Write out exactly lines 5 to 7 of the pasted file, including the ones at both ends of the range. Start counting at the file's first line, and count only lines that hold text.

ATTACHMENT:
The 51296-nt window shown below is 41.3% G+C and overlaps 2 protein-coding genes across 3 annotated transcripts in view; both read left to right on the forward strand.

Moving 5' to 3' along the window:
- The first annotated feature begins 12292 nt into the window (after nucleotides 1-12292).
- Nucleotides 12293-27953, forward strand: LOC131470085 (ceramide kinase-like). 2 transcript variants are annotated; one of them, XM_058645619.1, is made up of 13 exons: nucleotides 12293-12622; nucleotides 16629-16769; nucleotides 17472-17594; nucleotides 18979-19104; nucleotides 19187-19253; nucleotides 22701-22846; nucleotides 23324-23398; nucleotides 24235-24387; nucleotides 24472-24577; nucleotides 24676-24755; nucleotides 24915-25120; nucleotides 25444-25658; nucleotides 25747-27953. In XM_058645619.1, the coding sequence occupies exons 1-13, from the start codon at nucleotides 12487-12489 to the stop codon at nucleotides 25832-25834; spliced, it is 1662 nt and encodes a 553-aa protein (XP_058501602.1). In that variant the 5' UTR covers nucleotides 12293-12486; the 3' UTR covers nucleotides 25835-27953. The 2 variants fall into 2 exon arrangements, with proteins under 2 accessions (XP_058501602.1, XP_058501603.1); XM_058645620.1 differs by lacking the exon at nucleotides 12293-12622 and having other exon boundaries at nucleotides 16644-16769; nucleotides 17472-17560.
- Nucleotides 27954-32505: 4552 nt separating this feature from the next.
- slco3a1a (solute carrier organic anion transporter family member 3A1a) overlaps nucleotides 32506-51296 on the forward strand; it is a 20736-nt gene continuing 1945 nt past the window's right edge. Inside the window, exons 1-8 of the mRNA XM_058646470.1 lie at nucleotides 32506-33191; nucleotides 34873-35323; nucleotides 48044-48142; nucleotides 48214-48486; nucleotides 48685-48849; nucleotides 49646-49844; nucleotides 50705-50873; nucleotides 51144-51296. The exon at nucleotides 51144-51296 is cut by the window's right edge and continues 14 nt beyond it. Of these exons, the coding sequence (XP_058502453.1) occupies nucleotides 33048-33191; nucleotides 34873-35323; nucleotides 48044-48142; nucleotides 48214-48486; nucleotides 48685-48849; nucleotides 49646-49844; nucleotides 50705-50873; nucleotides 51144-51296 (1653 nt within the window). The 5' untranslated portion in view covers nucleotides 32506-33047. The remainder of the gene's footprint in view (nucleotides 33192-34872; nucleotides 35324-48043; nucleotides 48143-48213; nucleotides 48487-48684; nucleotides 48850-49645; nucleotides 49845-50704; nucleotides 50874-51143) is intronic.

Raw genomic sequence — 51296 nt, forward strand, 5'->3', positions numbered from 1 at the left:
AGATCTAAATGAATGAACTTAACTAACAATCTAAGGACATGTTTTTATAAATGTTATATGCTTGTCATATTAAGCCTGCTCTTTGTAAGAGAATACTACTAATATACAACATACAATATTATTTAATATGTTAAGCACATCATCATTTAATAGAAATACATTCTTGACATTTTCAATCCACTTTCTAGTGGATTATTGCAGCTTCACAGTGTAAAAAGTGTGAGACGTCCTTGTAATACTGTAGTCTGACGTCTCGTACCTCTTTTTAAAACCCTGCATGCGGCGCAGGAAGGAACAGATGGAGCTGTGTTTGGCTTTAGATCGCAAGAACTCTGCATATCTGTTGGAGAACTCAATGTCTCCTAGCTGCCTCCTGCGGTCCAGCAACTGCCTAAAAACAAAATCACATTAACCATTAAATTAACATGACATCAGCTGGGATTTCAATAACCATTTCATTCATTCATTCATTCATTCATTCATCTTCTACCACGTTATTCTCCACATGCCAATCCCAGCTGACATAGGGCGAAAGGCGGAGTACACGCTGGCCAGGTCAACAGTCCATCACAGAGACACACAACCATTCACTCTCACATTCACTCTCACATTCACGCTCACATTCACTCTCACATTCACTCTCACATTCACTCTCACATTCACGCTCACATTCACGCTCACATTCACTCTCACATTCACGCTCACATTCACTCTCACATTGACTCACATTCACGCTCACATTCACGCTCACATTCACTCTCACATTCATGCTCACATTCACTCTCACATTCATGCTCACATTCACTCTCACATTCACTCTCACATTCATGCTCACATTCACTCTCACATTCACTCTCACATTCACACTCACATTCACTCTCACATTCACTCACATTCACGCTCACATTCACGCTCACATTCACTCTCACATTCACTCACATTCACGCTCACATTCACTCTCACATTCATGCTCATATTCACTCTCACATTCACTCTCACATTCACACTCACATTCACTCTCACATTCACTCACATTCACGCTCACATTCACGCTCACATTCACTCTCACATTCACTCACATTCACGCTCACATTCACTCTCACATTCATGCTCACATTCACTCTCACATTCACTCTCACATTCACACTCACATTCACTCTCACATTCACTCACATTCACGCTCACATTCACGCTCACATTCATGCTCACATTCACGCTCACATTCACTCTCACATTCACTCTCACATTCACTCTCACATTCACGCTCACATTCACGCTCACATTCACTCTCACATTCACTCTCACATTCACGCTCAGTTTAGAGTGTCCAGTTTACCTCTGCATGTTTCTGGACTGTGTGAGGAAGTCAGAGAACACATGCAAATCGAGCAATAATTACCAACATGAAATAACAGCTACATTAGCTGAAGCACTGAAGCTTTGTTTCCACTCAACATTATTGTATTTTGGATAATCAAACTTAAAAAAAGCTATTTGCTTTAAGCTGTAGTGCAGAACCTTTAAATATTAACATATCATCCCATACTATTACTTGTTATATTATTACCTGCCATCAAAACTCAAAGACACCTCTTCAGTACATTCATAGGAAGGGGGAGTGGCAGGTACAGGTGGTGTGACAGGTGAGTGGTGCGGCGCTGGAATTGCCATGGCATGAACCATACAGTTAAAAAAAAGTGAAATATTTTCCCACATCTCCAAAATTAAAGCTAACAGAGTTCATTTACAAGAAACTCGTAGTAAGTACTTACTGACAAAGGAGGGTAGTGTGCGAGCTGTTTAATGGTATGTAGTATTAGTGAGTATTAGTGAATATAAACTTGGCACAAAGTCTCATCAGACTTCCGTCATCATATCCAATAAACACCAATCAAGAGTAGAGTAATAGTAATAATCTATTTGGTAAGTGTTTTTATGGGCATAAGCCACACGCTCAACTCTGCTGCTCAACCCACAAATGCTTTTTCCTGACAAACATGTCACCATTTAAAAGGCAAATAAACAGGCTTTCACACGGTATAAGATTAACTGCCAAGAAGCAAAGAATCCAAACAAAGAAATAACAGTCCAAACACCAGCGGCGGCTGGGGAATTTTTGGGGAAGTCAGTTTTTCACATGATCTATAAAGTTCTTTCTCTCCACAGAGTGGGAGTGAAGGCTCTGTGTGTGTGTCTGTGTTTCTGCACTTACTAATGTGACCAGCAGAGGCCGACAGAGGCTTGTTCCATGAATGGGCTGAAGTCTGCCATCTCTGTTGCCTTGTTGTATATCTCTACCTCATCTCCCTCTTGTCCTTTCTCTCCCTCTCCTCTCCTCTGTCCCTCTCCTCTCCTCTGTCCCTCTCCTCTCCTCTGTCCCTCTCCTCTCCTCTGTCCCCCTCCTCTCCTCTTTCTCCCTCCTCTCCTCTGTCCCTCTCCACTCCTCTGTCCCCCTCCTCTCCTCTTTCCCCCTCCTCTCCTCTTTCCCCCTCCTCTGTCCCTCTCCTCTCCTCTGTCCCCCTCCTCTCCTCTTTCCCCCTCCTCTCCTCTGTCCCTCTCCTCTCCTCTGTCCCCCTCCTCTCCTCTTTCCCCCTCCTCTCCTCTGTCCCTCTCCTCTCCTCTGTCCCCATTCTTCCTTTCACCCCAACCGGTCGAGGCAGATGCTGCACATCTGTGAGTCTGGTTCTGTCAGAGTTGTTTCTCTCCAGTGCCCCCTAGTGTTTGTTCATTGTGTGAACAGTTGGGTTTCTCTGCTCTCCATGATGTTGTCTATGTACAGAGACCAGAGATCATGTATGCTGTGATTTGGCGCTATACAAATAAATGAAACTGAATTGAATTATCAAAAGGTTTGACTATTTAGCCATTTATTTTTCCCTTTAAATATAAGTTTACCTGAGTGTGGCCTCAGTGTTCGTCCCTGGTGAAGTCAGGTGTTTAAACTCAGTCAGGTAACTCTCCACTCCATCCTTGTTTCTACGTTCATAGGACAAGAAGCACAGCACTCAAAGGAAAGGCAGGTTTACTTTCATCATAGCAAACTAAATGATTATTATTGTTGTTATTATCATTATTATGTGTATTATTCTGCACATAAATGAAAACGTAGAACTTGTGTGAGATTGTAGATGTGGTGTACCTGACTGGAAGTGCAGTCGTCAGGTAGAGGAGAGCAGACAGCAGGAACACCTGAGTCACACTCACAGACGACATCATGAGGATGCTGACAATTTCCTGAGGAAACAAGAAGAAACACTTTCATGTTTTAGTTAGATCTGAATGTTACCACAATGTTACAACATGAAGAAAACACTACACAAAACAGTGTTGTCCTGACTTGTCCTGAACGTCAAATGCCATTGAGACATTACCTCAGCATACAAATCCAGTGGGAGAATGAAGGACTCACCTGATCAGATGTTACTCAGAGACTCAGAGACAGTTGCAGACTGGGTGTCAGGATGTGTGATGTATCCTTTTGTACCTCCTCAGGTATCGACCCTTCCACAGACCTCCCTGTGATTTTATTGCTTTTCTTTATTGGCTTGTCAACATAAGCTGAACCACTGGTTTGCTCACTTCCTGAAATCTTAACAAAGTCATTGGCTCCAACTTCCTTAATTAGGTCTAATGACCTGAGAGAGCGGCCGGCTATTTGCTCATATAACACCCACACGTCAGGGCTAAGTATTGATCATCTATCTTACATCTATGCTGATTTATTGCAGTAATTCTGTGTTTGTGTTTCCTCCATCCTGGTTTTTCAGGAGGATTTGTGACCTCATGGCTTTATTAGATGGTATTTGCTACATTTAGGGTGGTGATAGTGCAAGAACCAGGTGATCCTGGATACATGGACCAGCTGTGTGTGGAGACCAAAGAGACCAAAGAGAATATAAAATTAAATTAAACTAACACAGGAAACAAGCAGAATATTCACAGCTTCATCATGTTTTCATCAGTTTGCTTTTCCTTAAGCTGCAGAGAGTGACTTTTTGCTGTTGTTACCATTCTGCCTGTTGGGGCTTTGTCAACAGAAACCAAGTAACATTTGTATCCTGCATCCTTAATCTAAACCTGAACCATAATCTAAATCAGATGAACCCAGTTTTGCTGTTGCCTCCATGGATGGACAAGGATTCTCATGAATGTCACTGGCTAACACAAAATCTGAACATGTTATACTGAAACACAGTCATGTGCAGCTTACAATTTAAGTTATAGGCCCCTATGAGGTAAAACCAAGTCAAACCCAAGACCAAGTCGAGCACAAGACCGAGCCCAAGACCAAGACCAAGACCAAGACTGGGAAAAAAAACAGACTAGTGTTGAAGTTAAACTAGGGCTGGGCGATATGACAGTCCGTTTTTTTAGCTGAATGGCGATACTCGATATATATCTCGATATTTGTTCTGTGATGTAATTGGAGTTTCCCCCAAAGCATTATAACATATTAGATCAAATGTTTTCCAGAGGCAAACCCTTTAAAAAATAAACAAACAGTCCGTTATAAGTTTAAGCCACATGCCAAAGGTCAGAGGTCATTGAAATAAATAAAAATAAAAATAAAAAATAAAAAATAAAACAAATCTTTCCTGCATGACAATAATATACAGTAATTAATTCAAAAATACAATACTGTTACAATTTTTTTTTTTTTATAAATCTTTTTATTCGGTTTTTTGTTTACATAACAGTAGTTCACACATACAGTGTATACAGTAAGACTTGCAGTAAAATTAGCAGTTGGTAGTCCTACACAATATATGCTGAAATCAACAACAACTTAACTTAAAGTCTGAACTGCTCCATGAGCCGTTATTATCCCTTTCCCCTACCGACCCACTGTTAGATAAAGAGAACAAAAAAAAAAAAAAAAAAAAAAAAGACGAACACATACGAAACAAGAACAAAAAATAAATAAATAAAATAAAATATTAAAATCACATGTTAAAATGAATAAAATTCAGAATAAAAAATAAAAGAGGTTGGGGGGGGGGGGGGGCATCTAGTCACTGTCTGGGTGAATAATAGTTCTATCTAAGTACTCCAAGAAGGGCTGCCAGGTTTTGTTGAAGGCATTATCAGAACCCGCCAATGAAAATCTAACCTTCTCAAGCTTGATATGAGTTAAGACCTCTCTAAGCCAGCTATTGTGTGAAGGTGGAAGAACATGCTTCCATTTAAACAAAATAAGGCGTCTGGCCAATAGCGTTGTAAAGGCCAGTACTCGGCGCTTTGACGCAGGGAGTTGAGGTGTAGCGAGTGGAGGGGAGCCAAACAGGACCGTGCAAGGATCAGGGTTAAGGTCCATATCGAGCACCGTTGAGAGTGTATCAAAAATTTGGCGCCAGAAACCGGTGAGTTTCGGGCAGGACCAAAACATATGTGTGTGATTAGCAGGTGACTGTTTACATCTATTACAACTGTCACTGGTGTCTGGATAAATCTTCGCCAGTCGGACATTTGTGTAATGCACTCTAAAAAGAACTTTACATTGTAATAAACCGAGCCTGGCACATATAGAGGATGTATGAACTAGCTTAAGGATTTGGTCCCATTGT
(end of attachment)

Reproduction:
- Nucleotides 27954-32505: 4552 nt separating this feature from the next.
- slco3a1a (solute carrier organic anion transporter family member 3A1a) overlaps nucleotides 32506-51296 on the forward strand; it is a 20736-nt gene continuing 1945 nt past the window's right edge. Inside the window, exons 1-8 of the mRNA XM_058646470.1 lie at nucleotides 32506-33191; nucleotides 34873-35323; nucleotides 48044-48142; nucleotides 48214-48486; nucleotides 48685-48849; nucleotides 49646-49844; nucleotides 50705-50873; nucleotides 51144-51296. The exon at nucleotides 51144-51296 is cut by the window's right edge and continues 14 nt beyond it. Of these exons, the coding sequence (XP_058502453.1) occupies nucleotides 33048-33191; nucleotides 34873-35323; nucleotides 48044-48142; nucleotides 48214-48486; nucleotides 48685-48849; nucleotides 49646-49844; nucleotides 50705-50873; nucleotides 51144-51296 (1653 nt within the window). The 5' untranslated portion in view covers nucleotides 32506-33047. The remainder of the gene's footprint in view (nucleotides 33192-34872; nucleotides 35324-48043; nucleotides 48143-48213; nucleotides 48487-48684; nucleotides 48850-49645; nucleotides 49845-50704; nucleotides 50874-51143) is intronic.

Raw genomic sequence — 51296 nt, forward strand, 5'->3', positions numbered from 1 at the left: